Caltrans prepares for winter driving in Eastern Sierra

Caltrans press release

Bishop – The California Department of Transportation (Caltrans) advises motorists that experts are predicting a slight increase in all methods of travel nationwide, with about 47 million people traveling either by car or airplane for the Thanksgiving holiday.

File photo

File photo

In anticipation of holiday travel, and the predicted El Niño to deliver adverse weather to the Eastern Sierra throughout this winter, Caltrans’ maintenance crews and mechanics have been busy preparing roadways for winter.

To prepare for snow and ice on the roadways in the upper elevations, Caltrans has applied a brine solution which helps the snow to melt quickly and reduces the chance of ice forming on the pavement. Throughout the district, culverts have been cleaned and drains have been cleared, so that excess water is diverted from the road and flows into appropriate basins. In addition, crews have replaced signs, refreshed striping and placed erosion control measures in preparation of a wet winter. While careful planning and evaluation is taking place across the state, the weather impact on the drought-stricken terrain cannot be predicted.

Maintenance crews have been out in force and Caltrans’ mechanics have been focused on preparing winter equipment for the challenge ahead. Caltrans has been preparing for snow and heavy rain by positioning equipment, materials and increasing staffing levels in regions most likely to experience extreme weather.

Caltrans has closed three mountain passes in District 9 for the season: Sonora Pass/State Route 108, Monitor Pass/State Route 89 and in conjunction with Yosemite National Park, Tioga Pass/State Route 120 west, and all are not scheduled to reopen until the spring.

Follow Caltrans District 9 on Facebook at and Twitter at @Caltrans9 and visit the Caltrans QuickMap at for current traffic conditions.

Caltrans and the California Department of Highway Patrol (CHP) want you to get where you’re going safely this winter. The following are some driving tips that will help you prepare for winter driving conditions:

· Winterize your car – Check your brakes, windshield wipers, exhaust system and heater/defroster to make sure they are in good working condition. Check your radiator fluid level and add antifreeze/coolant as needed. Replace wiper blades if needed. Add a winter formula windshield wiper fluid. Make sure your tires are properly inflated and the tread is in good condition

· Check road conditions frequently –During Storms, call 1-800 ROAD (7623) or check the internet at

· Carry in your car – a flashlight with extra batteries, blanket, extra clothing, water and snacks, towel, gloves, ice scraper/deicer, shovel, small broom, spare key, sand/kitty litter.

· Allow enough time – Slow down.

· Don’t panic – If you begin to slide while driving on snow or ice, slowly take your foot off the gas pedal and steer your vehicle in the direction you wish to travel. If you must use brakes and your vehicle is equipped with anti-lock brakes (ABS), apply firm steady pressure. If you do not have ABS brakes gently pump the brake pedal. Do not allow the brakes to lock up.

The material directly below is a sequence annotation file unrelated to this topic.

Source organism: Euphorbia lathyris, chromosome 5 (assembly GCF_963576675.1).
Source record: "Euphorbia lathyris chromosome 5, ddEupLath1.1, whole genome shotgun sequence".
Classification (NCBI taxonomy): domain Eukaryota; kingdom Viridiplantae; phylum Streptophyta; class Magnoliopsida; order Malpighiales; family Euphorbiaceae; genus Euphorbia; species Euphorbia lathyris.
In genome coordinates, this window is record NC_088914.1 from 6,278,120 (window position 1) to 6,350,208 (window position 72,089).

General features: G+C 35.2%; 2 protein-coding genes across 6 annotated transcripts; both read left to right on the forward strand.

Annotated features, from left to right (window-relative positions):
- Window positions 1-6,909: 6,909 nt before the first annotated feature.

· Black Ice –Black ice is nearly invisible. The temperature doesn’t have to be below freezing in order for ice to form on road surfaces. Ice can form, especially when it’s windy, when the air temperature drops below 40 degrees. Low or shaded areas surrounded by landscaping or with a nearby source of water, such as bridges and underpasses, can have icy spots.

· Be observant – Do not pass snow removal equipment unless the operator directs you to.

· Stay with your vehicle – If you become stranded stay with your vehicle. Conserve fuel while maintaining warmth and be aware of possible exhaust or carbon monoxide problems.

· Chains – All vehicles, including those with four-wheel drive and snow tires are required to carry chains when traveling in areas that have chain control. Make sure they are the correct size for your tires and in proper working order.

Chains must be installed on drive wheels. Know if your vehicle has front or rear wheel drive. Cable chains are acceptable, but may not provide as much traction as traditional chains.

When chains are required the posted speed limit for all vehicles is reduced to 25, 30, or 35 MPH as posted. When installing or removing chains, pull completely out of the live lanes of traffic.

Chain installers may be available to help install your chains. Chain installers are independent business people, not Caltrans employees, who are permitted to install chains. If you choose to use their services you may ask for a receipt that includes the installer’s vest number. Chain installers are not allowed to sell or rent chains.


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